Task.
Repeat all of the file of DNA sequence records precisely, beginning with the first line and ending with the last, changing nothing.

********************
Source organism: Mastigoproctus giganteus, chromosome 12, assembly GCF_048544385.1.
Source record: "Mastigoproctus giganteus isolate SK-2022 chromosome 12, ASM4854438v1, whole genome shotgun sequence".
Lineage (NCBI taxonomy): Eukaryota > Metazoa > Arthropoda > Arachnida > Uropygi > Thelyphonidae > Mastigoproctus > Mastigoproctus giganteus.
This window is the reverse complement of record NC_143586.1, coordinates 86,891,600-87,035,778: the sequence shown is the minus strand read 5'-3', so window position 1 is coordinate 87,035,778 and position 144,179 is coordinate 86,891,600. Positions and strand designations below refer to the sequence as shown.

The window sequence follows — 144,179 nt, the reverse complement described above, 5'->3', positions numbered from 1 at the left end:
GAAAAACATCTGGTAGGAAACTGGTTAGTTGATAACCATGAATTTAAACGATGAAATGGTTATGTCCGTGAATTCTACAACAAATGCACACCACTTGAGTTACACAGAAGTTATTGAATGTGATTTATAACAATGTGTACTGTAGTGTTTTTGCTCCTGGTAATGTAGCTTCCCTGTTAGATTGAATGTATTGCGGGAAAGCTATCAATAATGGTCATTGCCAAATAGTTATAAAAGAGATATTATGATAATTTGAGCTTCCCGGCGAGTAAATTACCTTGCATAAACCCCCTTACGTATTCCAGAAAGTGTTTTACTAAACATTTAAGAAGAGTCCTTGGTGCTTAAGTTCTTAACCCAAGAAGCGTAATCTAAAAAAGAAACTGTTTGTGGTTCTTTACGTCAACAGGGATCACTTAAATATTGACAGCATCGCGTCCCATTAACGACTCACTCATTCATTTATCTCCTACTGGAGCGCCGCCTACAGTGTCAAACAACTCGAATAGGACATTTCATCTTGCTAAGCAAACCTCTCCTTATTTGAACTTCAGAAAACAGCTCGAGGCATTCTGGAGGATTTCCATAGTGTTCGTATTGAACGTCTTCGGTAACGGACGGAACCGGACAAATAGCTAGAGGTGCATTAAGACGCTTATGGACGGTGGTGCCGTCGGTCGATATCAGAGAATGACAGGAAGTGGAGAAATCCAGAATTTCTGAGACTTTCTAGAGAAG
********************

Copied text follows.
Source organism: Mastigoproctus giganteus, chromosome 12, assembly GCF_048544385.1.
Source record: "Mastigoproctus giganteus isolate SK-2022 chromosome 12, ASM4854438v1, whole genome shotgun sequence".
Lineage (NCBI taxonomy): Eukaryota > Metazoa > Arthropoda > Arachnida > Uropygi > Thelyphonidae > Mastigoproctus > Mastigoproctus giganteus.
This window is the reverse complement of record NC_143586.1, coordinates 86,891,600-87,035,778: the sequence shown is the minus strand read 5'-3', so window position 1 is coordinate 87,035,778 and position 144,179 is coordinate 86,891,600. Positions and strand designations below refer to the sequence as shown.

The window sequence follows — 144,179 nt, the reverse complement described above, 5'->3', positions numbered from 1 at the left end:
GAAAAACATCTGGTAGGAAACTGGTTAGTTGATAACCATGAATTTAAACGATGAAATGGTTATGTCCGTGAATTCTACAACAAATGCACACCACTTGAGTTACACAGAAGTTATTGAATGTGATTTATAACAATGTGTACTGTAGTGTTTTTGCTCCTGGTAATGTAGCTTCCCTGTTAGATTGAATGTATTGCGGGAAAGCTATCAATAATGGTCATTGCCAAATAGTTATAAAAGAGATATTATGATAATTTGAGCTTCCCGGCGAGTAAATTACCTTGCATAAACCCCCTTACGTATTCCAGAAAGTGTTTTACTAAACATTTAAGAAGAGTCCTTGGTGCTTAAGTTCTTAACCCAAGAAGCGTAATCTAAAAAAGAAACTGTTTGTGGTTCTTTACGTCAACAGGGATCACTTAAATATTGACAGCATCGCGTCCCATTAACGACTCACTCATTCATTTATCTCCTACTGGAGCGCCGCCTACAGTGTCAAACAACTCGAATAGGACATTTCATCTTGCTAAGCAAACCTCTCCTTATTTGAACTTCAGAAAACAGCTCGAGGCATTCTGGAGGATTTCCATAGTGTTCGTATTGAACGTCTTCGGTAACGGACGGAACCGGACAAATAGCTAGAGGTGCATTAAGACGCTTATGGACGGTGGTGCCGTCGGTCGATATCAGAGAATGACAGGAAGTGGAGAAATCCAGAATTTCTGAGACTTTCTAGAGAAG